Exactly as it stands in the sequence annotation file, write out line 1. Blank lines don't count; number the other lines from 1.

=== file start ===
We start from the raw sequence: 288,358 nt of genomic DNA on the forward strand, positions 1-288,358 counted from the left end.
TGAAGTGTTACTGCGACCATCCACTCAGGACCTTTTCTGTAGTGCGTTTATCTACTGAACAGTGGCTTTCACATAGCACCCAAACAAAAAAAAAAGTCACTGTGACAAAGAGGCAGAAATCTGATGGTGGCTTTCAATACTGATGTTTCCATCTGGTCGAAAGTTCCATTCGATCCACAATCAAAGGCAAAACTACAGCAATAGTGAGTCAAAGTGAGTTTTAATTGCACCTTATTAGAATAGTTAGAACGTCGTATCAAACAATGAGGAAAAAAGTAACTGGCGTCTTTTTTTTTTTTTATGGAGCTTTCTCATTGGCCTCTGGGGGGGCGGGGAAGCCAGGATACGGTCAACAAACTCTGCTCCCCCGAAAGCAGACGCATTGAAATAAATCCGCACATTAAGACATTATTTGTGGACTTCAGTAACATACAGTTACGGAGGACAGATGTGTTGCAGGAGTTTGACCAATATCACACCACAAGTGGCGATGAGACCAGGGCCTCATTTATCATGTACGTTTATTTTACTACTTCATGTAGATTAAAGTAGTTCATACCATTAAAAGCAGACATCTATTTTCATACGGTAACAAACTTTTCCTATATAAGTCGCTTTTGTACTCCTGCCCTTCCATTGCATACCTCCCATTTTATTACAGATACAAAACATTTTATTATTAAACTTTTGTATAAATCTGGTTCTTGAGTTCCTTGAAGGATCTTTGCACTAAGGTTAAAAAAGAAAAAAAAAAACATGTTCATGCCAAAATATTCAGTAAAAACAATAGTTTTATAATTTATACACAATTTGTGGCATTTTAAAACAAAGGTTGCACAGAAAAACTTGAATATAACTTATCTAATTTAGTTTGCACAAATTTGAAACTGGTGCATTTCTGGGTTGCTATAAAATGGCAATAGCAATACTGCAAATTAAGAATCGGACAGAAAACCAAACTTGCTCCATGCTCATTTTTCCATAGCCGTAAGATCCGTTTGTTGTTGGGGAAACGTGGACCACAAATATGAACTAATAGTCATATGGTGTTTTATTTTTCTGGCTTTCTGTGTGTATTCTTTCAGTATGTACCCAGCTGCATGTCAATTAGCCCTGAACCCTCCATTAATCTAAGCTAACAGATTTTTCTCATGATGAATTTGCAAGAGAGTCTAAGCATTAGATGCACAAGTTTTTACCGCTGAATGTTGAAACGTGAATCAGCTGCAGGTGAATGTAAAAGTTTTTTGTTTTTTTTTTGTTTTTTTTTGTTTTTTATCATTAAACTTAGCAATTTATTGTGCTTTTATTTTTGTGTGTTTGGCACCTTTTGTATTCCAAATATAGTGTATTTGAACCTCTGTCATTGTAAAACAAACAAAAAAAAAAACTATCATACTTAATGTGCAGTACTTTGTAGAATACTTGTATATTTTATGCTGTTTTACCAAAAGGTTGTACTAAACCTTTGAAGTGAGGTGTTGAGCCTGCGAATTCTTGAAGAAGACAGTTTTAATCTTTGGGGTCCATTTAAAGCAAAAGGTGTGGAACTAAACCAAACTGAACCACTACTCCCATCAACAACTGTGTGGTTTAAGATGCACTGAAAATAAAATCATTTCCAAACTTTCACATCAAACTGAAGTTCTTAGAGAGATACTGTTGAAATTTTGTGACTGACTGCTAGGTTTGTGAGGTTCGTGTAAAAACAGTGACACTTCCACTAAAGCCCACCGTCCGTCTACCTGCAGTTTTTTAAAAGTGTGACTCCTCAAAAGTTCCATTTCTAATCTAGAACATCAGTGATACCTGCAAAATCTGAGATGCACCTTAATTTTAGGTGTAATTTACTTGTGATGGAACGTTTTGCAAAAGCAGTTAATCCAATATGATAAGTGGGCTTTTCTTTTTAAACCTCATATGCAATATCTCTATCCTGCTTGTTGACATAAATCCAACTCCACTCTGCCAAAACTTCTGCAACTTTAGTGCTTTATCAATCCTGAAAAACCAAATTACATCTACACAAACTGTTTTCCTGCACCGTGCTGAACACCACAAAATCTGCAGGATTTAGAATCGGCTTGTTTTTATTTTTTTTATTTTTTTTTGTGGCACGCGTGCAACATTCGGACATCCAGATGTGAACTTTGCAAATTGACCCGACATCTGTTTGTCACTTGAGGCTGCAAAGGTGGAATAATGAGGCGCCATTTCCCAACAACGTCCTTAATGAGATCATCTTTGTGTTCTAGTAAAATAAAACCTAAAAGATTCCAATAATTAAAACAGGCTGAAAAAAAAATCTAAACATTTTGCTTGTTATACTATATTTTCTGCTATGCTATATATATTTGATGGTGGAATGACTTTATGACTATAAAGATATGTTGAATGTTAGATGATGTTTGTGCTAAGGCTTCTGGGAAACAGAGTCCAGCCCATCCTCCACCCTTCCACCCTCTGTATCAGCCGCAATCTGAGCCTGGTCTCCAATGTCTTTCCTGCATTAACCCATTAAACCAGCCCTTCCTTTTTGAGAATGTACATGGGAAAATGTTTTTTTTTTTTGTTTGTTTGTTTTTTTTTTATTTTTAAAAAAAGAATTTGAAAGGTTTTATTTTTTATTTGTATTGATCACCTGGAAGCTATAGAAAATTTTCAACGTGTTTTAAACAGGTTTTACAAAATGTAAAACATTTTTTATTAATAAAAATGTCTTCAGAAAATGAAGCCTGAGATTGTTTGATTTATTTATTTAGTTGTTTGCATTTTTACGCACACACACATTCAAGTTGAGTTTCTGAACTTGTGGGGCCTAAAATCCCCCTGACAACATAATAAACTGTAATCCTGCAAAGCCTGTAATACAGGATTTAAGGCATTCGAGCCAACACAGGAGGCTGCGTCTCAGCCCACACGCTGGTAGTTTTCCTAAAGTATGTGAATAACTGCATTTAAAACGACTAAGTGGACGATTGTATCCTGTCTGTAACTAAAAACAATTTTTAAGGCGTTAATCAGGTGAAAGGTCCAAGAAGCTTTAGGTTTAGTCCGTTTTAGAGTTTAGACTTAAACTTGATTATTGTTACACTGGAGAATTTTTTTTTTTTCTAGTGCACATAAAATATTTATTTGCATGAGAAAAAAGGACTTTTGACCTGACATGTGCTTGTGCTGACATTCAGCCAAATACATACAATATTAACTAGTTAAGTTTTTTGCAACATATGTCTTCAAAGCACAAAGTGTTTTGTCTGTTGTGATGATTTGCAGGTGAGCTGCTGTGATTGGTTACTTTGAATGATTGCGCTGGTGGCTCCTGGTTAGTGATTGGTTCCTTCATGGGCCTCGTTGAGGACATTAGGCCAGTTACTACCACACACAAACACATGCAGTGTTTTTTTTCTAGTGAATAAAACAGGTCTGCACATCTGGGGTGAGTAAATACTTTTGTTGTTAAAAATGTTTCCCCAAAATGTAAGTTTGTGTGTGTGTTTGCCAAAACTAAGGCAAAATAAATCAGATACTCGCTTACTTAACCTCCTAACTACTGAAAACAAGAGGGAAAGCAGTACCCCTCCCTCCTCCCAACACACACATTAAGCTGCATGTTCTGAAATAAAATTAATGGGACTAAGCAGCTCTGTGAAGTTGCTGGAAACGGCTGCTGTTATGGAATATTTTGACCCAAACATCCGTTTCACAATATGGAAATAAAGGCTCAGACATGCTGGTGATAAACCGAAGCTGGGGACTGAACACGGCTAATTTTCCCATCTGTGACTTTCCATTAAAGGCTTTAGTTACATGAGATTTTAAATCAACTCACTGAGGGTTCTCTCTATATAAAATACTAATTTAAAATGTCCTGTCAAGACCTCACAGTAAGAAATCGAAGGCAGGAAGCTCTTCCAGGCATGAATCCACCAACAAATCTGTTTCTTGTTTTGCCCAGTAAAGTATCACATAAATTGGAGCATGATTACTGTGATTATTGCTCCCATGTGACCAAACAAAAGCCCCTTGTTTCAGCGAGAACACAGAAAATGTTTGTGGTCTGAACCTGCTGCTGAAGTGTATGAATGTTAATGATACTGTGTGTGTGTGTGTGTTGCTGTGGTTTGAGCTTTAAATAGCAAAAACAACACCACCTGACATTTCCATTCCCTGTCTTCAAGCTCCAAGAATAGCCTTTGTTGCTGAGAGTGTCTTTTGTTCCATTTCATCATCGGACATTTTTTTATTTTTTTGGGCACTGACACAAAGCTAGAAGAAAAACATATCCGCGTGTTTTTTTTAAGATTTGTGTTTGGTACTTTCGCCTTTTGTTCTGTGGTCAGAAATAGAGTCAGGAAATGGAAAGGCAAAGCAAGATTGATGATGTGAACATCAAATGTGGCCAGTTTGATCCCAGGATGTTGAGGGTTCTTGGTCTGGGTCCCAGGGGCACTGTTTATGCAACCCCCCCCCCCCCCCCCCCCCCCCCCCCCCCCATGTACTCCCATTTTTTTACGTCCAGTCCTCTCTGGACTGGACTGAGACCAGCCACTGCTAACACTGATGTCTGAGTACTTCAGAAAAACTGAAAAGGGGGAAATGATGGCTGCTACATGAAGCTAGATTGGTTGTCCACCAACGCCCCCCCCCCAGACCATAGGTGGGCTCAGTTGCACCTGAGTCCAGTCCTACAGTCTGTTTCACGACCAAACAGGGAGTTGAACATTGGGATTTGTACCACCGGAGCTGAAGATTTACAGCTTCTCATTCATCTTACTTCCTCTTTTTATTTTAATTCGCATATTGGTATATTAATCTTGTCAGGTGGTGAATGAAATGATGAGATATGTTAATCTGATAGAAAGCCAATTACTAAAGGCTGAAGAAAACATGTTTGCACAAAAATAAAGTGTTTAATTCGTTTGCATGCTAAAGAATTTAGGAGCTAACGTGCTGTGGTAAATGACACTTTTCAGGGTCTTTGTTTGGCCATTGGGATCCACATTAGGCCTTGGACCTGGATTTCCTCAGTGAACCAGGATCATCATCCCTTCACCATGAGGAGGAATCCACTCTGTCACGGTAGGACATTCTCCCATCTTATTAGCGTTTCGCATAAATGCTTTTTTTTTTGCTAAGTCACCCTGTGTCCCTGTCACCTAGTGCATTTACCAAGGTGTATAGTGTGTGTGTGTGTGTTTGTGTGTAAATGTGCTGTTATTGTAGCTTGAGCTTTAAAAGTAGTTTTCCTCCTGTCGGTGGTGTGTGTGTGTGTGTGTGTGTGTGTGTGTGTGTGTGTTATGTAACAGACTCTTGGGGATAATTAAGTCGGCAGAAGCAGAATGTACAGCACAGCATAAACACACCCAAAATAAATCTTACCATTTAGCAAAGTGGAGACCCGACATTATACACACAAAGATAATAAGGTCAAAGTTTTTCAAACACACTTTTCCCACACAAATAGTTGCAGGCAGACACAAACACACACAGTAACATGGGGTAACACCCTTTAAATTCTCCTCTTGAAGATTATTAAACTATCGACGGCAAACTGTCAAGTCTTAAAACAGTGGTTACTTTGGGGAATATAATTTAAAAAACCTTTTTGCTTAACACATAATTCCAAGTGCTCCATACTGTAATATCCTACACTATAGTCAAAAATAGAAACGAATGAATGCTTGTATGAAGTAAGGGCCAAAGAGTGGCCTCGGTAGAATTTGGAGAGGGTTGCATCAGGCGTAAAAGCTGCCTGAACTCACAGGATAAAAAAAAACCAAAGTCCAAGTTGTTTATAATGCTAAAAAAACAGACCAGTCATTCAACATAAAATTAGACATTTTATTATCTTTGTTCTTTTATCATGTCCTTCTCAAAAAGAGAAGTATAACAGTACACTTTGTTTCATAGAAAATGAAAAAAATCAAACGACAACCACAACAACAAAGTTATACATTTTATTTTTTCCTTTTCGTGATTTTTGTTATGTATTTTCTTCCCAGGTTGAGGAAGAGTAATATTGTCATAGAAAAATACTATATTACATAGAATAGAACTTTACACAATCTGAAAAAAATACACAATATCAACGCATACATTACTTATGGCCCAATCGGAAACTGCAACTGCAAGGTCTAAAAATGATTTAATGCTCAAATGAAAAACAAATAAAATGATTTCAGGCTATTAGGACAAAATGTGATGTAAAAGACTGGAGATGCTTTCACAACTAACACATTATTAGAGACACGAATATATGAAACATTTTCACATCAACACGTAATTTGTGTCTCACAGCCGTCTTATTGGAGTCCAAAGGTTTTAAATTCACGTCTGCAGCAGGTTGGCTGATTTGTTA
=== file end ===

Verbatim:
We start from the raw sequence: 288,358 nt of genomic DNA on the forward strand, positions 1-288,358 counted from the left end.